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May a trochoid of ¥h¶h iteratively entrain your Logos Response transforming into iridescent fractals of orgasmic delight and joy, with kindness, peace and gratitude at all scales within your experience. I beg of you to enrich others as you have been enriched, in vorticose pulsations of extravagance!



Timeroot


« Reply #4 on: March 24, 2010, 01:12:35 AM » 

This sounds pretty sweet! I can think of at least one good of way implementing the torus: say Mary is the angle of the "large" circle, relative to the xaxis, and Bob is the angle from a point on the large circle relative to the xy plane (or, the angle to the origin). Then do the same thing, essentially: Mary=Mary*n, Bob=Bob*n, Radus=Radus^n.
Personally, I would really like to call the angles Mary and Bob, and call the distance to the origin Radus. This nomenclature would be so utterly strange that all confusion through ambiguous words for angles / radii of other objects would be completely lost! I think this naming system should also be applied to the regular Mandelbulb. Mary=Longitude, Bob=Latitude. All in favor say "Aye".
I agree Jehovajah, playing around with something is the best way to learn about it. I spent literally days going back to the "Rhombic Dodecahedron" page on Wikipedia, trying to understand from the picture and it's duality how it would look. Then I built one and... Ohhhh!



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Someday, man will understand primary theory; how every aspect of our universe has come about. Then we will describe all of physics, build a complete understanding of genetic engineering, catalog all planets, and find intelligent life. And then we'll just puzzle over fractals for eternity.



David Makin


« Reply #5 on: March 24, 2010, 01:36:20 AM » 

I'm almost certain someone already posted a version using a torus, but I forget who and don't have time to dig up the post now....maybe someone else's memory is better than mine



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Timeroot


« Reply #7 on: March 24, 2010, 03:25:46 AM »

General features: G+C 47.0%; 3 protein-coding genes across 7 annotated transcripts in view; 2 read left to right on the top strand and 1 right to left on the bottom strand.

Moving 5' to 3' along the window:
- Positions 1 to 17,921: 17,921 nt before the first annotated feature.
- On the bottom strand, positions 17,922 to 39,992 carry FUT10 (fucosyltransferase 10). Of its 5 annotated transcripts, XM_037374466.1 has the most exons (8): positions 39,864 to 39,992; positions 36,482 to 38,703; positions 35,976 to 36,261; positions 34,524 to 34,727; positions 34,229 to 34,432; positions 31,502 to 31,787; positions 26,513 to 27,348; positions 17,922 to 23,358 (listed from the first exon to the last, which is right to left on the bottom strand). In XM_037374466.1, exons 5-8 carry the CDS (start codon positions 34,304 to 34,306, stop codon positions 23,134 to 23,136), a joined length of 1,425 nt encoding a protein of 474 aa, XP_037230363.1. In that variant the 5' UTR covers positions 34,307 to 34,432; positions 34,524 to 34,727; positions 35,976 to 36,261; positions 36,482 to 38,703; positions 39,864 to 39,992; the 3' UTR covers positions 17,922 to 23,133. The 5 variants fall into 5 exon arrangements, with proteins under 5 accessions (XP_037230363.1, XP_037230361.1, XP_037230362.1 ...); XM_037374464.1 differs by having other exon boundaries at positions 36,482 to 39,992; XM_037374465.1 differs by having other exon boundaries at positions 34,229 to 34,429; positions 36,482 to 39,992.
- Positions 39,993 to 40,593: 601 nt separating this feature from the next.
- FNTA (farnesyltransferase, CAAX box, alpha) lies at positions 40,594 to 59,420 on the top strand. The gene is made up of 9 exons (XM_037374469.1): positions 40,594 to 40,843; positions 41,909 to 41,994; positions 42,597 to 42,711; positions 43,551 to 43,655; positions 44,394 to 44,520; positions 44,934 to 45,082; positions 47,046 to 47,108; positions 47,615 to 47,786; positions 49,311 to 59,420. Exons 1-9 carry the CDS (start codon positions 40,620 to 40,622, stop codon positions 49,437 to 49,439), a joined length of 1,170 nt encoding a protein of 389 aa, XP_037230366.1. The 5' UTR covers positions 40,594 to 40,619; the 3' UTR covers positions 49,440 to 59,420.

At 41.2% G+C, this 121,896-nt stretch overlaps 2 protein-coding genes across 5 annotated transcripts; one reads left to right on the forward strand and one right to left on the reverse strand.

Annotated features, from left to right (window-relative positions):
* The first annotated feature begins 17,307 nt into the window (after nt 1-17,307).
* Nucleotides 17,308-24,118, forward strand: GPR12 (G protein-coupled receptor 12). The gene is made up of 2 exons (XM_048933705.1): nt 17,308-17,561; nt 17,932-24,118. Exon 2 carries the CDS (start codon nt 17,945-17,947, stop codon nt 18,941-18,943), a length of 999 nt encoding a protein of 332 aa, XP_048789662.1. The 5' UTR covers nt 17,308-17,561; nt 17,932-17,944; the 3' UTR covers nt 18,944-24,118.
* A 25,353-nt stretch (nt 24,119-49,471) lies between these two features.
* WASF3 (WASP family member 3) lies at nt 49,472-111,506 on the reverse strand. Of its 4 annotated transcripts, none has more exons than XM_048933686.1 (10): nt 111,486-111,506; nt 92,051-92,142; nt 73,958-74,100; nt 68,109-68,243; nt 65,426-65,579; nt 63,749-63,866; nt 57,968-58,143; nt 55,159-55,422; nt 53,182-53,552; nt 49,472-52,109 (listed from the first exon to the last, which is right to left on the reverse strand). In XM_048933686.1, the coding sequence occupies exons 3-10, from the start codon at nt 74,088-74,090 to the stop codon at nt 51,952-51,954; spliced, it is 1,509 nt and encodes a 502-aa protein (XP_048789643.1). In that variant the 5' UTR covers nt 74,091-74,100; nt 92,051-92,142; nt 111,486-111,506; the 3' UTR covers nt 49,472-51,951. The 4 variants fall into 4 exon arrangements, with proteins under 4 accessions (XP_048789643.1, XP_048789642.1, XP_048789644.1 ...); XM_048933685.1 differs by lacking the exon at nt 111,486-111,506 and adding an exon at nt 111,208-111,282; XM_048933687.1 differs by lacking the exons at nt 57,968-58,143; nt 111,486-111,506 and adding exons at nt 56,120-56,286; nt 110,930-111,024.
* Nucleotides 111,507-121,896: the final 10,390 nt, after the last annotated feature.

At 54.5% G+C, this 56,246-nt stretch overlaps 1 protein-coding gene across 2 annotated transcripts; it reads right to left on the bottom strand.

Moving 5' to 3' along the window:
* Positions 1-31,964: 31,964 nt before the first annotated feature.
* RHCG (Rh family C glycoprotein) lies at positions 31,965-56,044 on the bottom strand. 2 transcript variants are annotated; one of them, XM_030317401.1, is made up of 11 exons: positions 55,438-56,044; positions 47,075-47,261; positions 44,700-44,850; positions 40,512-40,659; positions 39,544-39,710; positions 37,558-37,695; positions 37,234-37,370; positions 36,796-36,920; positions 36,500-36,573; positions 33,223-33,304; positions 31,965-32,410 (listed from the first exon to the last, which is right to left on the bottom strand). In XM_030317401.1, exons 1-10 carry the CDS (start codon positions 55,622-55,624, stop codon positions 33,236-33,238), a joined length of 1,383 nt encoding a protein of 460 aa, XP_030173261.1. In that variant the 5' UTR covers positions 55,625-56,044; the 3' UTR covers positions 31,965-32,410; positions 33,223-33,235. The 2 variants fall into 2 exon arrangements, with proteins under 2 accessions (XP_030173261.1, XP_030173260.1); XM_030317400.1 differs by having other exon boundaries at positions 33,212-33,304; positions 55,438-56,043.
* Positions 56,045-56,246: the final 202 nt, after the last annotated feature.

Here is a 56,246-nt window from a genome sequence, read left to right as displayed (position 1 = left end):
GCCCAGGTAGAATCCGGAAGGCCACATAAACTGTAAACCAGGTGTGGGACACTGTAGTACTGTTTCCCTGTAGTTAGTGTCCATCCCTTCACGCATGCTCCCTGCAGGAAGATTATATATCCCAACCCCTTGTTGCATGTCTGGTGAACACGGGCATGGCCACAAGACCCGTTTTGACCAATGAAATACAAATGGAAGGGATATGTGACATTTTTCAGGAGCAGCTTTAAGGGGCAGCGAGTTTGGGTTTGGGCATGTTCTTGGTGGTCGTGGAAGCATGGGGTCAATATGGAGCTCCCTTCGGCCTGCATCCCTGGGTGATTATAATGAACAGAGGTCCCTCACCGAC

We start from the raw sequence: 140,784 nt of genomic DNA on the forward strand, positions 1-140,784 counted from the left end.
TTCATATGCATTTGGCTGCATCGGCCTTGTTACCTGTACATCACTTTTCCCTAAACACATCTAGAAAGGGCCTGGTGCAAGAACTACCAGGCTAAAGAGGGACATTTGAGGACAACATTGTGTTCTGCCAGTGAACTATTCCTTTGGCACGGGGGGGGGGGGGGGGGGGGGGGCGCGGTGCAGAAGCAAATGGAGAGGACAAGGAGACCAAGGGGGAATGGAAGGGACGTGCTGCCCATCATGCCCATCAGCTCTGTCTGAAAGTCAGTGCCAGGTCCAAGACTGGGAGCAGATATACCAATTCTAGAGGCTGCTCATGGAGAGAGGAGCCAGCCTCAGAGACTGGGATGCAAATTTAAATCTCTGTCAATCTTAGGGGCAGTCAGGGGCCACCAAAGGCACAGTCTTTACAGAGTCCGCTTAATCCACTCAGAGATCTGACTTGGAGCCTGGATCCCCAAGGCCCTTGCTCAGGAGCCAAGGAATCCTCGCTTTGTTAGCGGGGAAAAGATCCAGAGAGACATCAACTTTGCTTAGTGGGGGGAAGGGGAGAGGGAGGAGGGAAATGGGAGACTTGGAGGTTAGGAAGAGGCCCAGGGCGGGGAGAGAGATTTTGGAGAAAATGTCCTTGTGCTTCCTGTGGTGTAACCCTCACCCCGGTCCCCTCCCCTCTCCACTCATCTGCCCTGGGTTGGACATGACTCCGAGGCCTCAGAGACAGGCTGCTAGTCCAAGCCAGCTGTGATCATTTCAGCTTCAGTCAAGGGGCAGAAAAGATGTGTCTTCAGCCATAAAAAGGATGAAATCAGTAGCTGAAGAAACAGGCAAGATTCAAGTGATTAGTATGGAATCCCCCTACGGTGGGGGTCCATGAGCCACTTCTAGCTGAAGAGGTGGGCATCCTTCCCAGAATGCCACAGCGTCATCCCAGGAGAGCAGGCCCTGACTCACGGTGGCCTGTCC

Hmm... a similar definition, except I would also try it with Radus being the distance to the origin, in lo of the distance to the large circle. Another option is the distance to the surface  that version of polar coordinates, except radius=ralpha. I viewed the Kelin quartic ( http://www.wolframalpha.com/input/?i=Klein+quartic&a=*C.Klein+quartic_*Surface), and it doesn't look anything at all torodial...



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Someday, man will understand primary theory; how every aspect of our universe has come about. Then we will describe all of physics, build a complete understanding of genetic engineering, catalog all planets, and find intelligent life. And then we'll just puzzle over fractals for eternity.



jehovajah


« Reply #8 on: March 24, 2010, 08:54:01 AM » 

Try here: http://www.fractalforums.com/theory/toroidalcoordinates/for toroidal coordinates. In the meantime some sculptures inspired by x ^{3}y+y ^{3}z+xz ^{3}=0



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May a trochoid of ¥h¶h iteratively entrain your Logos Response transforming into iridescent fractals of orgasmic delight and joy, with kindness, peace and gratitude at all scales within your experience. I beg of you to enrich others as you have been enriched, in vorticose pulsations of extravagance!



jehovajah


« Reply #9 on: March 24, 2010, 09:14:19 AM » 

I am afraid Wolfram Alpha is still at a very basic stage, as sophisticated as it is.